OpinionIsrael-Palestinian Conflict

A Palestinian state will perpetuate the chaos

The last thing the Palestinians need is another corrupt authoritarian kleptocratic state.

U.S. Secretary of State Antony Blinken and Palestinian Authority President Mahmoud Abbas in Ramallah, Jan. 10, 2024. Credit: U.S. Department of State.
U.S. Secretary of State Antony Blinken and Palestinian Authority President Mahmoud Abbas in Ramallah, Jan. 10, 2024. Credit: U.S. Department of State.
Dan Diker (Facebook)
Dan Diker
Dan Diker is president of the Jerusalem Center for Public Affairs and the longtime director of its Counter-Political Warfare Project.
Khaled Abu Toameh
Khaled Abu Toameh is an award winning Arab and Palestinian Affairs journalist formerly with The Jerusalem Post. He is Senior Distinguished Fellow at the Gatestone Institute and a Fellow of the Jerusalem Center for Public Affairs.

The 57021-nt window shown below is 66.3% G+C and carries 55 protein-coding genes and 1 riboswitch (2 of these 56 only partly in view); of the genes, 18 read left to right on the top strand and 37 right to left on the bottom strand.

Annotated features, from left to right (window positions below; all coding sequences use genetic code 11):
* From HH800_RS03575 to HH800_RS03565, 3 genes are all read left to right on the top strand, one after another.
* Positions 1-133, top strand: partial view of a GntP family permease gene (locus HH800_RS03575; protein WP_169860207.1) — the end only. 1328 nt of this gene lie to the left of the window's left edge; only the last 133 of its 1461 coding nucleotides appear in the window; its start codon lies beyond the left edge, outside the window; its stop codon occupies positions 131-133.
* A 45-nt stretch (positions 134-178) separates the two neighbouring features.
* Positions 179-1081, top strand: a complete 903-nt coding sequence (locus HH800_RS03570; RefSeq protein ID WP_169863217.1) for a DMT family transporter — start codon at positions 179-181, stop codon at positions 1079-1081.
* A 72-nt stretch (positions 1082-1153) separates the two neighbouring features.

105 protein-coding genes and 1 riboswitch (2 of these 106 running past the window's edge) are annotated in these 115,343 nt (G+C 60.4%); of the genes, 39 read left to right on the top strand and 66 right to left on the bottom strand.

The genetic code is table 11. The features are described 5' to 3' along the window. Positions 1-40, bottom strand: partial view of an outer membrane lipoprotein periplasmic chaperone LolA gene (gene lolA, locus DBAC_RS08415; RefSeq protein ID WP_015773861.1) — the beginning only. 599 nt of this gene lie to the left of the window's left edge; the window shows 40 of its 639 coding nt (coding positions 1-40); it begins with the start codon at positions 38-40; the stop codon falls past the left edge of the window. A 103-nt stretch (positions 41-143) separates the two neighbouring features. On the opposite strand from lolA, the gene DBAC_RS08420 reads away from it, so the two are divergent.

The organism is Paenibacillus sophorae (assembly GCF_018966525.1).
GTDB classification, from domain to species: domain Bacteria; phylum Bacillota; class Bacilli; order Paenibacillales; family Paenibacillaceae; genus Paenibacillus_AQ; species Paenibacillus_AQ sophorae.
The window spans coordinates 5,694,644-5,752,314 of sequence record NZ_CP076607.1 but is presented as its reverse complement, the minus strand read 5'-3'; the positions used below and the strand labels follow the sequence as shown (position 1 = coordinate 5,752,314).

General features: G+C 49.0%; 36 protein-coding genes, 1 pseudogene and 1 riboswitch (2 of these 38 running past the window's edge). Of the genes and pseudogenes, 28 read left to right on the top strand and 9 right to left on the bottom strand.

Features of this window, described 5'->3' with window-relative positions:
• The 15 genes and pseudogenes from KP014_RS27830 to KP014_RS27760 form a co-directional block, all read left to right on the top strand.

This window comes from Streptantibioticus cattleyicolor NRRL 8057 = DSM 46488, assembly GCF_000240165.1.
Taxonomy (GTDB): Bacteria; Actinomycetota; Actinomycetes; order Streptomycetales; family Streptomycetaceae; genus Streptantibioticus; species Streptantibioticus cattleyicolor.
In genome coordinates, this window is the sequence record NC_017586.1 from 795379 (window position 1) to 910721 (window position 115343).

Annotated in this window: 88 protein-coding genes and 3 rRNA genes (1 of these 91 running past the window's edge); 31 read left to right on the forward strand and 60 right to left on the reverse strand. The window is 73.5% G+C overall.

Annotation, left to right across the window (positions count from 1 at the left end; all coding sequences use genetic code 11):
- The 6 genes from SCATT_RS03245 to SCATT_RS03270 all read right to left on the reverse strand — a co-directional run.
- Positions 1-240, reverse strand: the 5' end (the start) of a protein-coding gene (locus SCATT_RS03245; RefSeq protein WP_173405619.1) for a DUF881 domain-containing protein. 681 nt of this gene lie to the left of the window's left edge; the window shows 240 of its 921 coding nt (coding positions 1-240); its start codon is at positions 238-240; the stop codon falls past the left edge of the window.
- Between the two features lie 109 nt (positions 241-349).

Discussions on recognizing or creating a Palestinian state in the aftermath of Hamas’s Oct. 7 attack on Israel convey to the Palestinians that terrorism is profitable and can lead to the realization of their goals.

Hamas has taken credit for the recent decision by Ireland, Norway and Spain to recognize a Palestinian state along the pre-1967 lines. Hamas officials see the decision by the three European countries as a result of the Oct. 7 massacre, which they claim thrust the Palestinian issue back to the forefront of international affairs.

Ironically, the decision emboldens both the Palestinian Authority and, more consequentially, Hamas, who reject Israel’s right to exist and seek to replace it with an Islamist state while undermining moderate Palestinians who search for a peaceful resolution with Israel. Moreover, the decision discourages the Palestinians from going back to the negotiating table with Israel to talk about fundamental issues such as borders and the status of Jerusalem.

Not only is the unilateral recognition of a Palestinian state in violation of the provisions of the agreements signed between Israel and the PLO more than 30 years ago, it will have no effect on realities on the ground. 

More is needed than recognition of a state